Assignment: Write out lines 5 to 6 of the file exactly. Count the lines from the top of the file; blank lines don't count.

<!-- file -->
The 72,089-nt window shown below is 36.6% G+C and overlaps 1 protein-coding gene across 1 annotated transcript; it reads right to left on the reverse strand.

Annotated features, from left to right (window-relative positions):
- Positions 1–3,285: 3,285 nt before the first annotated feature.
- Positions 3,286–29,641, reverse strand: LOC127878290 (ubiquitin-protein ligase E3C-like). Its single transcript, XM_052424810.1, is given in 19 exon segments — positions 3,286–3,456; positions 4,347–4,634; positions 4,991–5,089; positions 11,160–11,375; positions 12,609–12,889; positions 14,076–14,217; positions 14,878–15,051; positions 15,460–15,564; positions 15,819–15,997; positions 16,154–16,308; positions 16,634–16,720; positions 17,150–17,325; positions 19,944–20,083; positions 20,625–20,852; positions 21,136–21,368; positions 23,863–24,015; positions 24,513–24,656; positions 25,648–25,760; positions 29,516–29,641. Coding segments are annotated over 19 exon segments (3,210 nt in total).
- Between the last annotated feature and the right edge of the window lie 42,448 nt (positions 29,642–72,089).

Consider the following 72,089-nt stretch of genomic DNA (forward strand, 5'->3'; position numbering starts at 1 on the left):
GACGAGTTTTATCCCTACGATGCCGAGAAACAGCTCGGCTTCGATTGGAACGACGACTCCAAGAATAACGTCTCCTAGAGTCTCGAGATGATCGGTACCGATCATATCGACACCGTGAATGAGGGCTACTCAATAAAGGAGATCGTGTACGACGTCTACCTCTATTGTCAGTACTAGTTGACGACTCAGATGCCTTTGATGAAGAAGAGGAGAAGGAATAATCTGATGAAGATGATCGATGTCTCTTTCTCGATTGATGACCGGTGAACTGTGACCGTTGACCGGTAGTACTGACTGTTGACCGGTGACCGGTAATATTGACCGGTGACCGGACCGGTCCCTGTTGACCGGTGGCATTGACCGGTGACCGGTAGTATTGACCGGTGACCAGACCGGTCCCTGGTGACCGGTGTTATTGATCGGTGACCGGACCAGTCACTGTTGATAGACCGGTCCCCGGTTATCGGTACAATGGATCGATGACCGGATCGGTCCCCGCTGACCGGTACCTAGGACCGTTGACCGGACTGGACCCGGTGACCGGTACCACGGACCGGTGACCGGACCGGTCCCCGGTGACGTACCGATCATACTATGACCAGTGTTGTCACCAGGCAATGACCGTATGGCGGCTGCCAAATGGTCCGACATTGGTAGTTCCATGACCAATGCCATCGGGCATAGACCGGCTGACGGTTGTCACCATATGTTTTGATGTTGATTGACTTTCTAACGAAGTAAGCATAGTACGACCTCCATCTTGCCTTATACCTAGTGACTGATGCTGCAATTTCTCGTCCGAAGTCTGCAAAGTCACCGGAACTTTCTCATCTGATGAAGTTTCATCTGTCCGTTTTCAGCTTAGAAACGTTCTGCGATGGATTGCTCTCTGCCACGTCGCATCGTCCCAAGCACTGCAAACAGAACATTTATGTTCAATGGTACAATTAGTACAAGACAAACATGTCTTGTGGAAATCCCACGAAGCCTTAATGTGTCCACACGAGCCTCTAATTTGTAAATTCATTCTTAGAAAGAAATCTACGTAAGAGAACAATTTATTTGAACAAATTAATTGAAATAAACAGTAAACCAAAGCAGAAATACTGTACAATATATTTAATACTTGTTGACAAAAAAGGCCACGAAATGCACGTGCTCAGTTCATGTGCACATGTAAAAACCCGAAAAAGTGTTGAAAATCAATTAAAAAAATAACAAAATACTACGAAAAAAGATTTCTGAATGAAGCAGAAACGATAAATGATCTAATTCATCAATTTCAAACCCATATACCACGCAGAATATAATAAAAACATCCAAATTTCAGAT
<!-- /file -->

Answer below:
- Between the last annotated feature and the right edge of the window lie 42,448 nt (positions 29,642–72,089).

Consider the following 72,089-nt stretch of genomic DNA (forward strand, 5'->3'; position numbering starts at 1 on the left):